Avalanches kill two, injure one as snow lures skiers to backcountry
Snowstorms that have given some ski resorts a second wind this week also lured skiers to the backcountry, where heavy deposits of new snow have caused hazardous conditions in some areas.
A Bitterroot (Idaho) Valley woman and another backcountry skier died in a California avalanche while descending a mountain in the Sierra Nevada.
The Inyo County Sheriff’s Department identified the woman as Christine Seashore, 56, of Darby. The avalanche struck on Saturday as the ski party, including her husband John Turk, descended 13,652-foot Mount Tom near the California-Nevada border.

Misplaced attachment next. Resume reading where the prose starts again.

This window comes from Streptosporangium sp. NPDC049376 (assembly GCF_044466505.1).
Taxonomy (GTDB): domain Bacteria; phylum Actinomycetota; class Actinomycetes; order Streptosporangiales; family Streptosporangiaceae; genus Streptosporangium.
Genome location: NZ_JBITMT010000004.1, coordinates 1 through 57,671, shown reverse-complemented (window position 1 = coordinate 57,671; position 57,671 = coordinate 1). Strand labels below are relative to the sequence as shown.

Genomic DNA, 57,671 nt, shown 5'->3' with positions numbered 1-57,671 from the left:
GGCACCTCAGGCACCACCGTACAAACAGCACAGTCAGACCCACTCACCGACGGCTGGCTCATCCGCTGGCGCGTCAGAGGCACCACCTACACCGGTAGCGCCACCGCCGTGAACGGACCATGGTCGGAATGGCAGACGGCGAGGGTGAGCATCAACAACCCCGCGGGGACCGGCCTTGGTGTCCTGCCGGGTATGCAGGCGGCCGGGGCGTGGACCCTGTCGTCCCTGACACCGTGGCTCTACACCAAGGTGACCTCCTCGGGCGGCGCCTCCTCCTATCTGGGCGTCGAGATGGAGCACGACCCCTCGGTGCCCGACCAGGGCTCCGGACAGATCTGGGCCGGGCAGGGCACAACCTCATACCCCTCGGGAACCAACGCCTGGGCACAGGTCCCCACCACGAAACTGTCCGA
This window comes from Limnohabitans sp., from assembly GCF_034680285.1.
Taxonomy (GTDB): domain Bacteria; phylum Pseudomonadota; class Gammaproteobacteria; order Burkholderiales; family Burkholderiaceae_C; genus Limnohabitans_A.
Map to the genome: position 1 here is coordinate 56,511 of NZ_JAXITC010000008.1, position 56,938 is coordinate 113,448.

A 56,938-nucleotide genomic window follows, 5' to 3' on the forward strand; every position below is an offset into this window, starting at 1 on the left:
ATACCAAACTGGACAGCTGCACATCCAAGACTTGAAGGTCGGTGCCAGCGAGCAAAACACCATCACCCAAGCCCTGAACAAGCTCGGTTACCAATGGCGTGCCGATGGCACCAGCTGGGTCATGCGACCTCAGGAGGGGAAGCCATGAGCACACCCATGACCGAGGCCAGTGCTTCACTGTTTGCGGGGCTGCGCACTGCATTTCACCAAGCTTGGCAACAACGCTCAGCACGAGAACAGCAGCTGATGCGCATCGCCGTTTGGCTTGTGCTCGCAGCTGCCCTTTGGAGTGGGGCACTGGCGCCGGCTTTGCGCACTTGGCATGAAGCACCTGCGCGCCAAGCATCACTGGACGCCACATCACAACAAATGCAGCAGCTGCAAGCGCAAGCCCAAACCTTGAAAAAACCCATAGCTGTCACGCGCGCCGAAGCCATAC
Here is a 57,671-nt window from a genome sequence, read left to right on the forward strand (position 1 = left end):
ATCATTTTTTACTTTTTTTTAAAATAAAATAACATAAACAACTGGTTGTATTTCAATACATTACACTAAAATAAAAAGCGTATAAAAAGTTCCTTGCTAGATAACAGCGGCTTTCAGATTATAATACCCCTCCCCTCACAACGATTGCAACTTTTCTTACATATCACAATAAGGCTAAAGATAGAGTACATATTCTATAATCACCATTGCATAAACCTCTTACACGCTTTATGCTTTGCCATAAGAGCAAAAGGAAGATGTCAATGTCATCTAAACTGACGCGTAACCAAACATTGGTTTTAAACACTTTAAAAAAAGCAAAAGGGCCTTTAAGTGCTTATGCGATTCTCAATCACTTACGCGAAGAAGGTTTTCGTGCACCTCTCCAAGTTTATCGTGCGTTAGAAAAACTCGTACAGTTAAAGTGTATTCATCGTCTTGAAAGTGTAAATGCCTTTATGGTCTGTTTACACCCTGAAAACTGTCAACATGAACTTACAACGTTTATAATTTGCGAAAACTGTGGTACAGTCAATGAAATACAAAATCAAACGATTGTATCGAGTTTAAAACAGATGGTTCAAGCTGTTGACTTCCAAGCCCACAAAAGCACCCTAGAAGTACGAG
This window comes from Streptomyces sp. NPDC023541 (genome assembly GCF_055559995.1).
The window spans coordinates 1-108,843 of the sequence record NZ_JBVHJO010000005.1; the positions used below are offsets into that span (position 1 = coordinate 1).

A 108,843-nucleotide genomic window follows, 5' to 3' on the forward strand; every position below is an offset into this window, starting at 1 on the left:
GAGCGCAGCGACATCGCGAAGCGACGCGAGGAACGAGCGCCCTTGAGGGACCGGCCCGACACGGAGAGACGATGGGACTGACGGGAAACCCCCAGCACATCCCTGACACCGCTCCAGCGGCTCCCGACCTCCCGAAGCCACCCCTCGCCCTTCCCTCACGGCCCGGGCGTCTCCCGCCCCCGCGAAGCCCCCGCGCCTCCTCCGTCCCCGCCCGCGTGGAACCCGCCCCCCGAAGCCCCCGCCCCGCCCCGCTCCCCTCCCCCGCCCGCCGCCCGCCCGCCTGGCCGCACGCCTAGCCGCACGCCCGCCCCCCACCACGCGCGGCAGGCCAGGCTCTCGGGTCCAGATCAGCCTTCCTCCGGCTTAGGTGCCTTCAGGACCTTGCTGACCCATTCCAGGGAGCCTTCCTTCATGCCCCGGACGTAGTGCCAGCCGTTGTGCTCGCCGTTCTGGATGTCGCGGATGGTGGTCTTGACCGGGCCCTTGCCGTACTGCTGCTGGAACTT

Also killed was Will Crljenko, 52, of Bishop, Calif. Both victims were experienced skiers and carried avalanche beacons.
Turk and other skiers found Seashore within 20 minutes of the avalanche, under 10 feet of snow, but were unable to revive her.
A backcountry skier injured in an avalanche near Galena Summit in Idaho was rescued by two fellow skiers and rescuers that were flown to the base of the slide area by a Ketchum-based helicopter pilot.
Ketchum resident Steve Waltcher broke his calf bone, wrist, pelvis and both thigh bones, including one compound fracture, after being swept through the trees by an avalanche that was 140 feet wide and up to 2 feet in depth.
Idaho has been hit by storms that have deposited more than 2 feet of snow in the mountains in recent weeks.